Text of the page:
HOME THEATER & SOUND -- www.hometheatersound.com



June
2004

Reviewed by
Wes Marshall
REVIEWERS' CHOICE 2004


InFocus
ScreenPlay 5700

DLP Projector

Features SnapShot!

Description

Model: ScreenPlay 5700

Price: $3999 USD
Dimensions: 13.8"W x 4.3"H x 12.8"L
Weight: 9.5 pounds

Warranty: Two years parts and labor, one year on accessories, 90 days or 500 hours on lamp

Features

  • Texas Instruments Matterhorn LVDS DMD
  • 1024x576 resolution (16:9)

Features (cont'd)
  • 1.89:1 to 2.63:1 throw ratio
  • 1000 ANSI lumens brightness
  • 1400:1 contrast ratio
  • 16.7 million colors
  • Faroudja DCDi video processing
  • Six-segment, 5x color wheel
  • Three component-video inputs (two RCA, one D5)
  • Two S-video inputs
  • One composite input
  • One DVI input
  • RS-232 input
  • Three 3.5mm mini-jack outputs

InFocus is one of the world’s largest makers of DLP projectors. When they decided to get into the home-theater business, they began with a winning product, the 7200. For $6999 (the price has just been lowered by $1000), you got a 1280x720 DLP projector with a bright picture, good blacks, and stellar factory setup. At the time, the best projectors available below that price, such as the PLUS Piano and Avanti, used an 848x600 chip. That had only about half the pixels of the 7200, so the difference on the screen was pretty dramatic. When Texas Instruments released their 1024x576 Matterhorn chipset, InFocus was one of the first to offer it to the public, in the form of the ScreenPlay 5700 ($3999).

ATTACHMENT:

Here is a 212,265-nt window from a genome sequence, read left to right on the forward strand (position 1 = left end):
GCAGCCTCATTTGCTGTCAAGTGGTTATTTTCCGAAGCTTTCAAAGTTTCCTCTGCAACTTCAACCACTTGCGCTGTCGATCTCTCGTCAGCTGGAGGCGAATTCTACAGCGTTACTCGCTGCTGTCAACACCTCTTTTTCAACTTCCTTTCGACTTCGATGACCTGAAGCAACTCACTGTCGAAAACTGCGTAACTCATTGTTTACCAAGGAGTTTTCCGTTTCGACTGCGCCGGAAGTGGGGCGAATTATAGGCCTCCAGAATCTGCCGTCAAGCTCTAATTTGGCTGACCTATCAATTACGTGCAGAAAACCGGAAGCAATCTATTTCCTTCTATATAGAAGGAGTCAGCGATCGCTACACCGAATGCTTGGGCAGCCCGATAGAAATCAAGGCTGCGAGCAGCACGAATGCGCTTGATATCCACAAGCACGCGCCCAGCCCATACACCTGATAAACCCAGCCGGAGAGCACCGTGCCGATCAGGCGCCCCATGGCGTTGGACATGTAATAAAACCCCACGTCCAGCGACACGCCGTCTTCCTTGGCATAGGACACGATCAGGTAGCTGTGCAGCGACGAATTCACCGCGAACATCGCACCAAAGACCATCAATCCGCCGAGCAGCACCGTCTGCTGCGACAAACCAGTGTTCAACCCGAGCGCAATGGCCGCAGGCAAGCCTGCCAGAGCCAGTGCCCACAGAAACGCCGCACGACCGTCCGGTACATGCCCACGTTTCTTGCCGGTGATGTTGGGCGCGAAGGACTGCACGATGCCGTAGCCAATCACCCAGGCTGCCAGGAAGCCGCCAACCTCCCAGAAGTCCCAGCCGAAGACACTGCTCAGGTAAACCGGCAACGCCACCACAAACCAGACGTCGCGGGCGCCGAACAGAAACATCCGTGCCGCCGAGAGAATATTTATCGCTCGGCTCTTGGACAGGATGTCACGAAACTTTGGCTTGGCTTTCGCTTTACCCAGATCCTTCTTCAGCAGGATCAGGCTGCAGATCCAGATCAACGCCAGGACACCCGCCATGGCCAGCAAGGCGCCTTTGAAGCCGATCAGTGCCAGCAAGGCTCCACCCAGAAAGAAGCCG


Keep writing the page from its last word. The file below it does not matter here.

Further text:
As you can tell by the numbers, the Matterhorn is designed for 16:9 playback, but there’s more to the story. The Matterhorn chipset has been enhanced for additional contrast, and when you throw in the 5700’s extra-bright bulb, you end up with a reported contrast ratio of 1400:1, with 1000 ANSI lumens of brightness. InFocus hasn’t scrimped on the guts, either. You get Faroudja DCDi, a six-segment, 5x color wheel, and enough connectivity to keep anyone happy. Digiphiles will be happy to see DVI/HDCP for digital video and encrypted digital video. Finally, InFocus puts each projector through a detailed calibration before it hits the shipping dock, including setting the color temperature to an accurate 6500K. The 5700 is a lot of product for the money.

Set it up!

The ScreenPlay 5700 has a longer throw distance than the norm. For instance, a 100"-diagonal screen will need to be 13.5’ to 18.7’ from the projector for a full picture. I couldn’t quite fill the screen in my room, which is unusual. Besides having a long throw, the 5700 must also be placed below the screen (or above, when mounted on the ceiling), at an offset of 133%. That means that, for a 10’-high screen, you’d place the center of the lens 3.3’ below the screen.

Everything else is pretty easy. There’s one small adjustable foot at the front of the projector to set the angle, and another at the back for leveling. The manual zoom and focus are very easy to use. My favorite way to square up a picture is to use the intro screen from Austin Powers: International Man of Mystery. Besides being a perfect 16:9 image, it’s bright and easy to use. The whole process took me about ten minutes.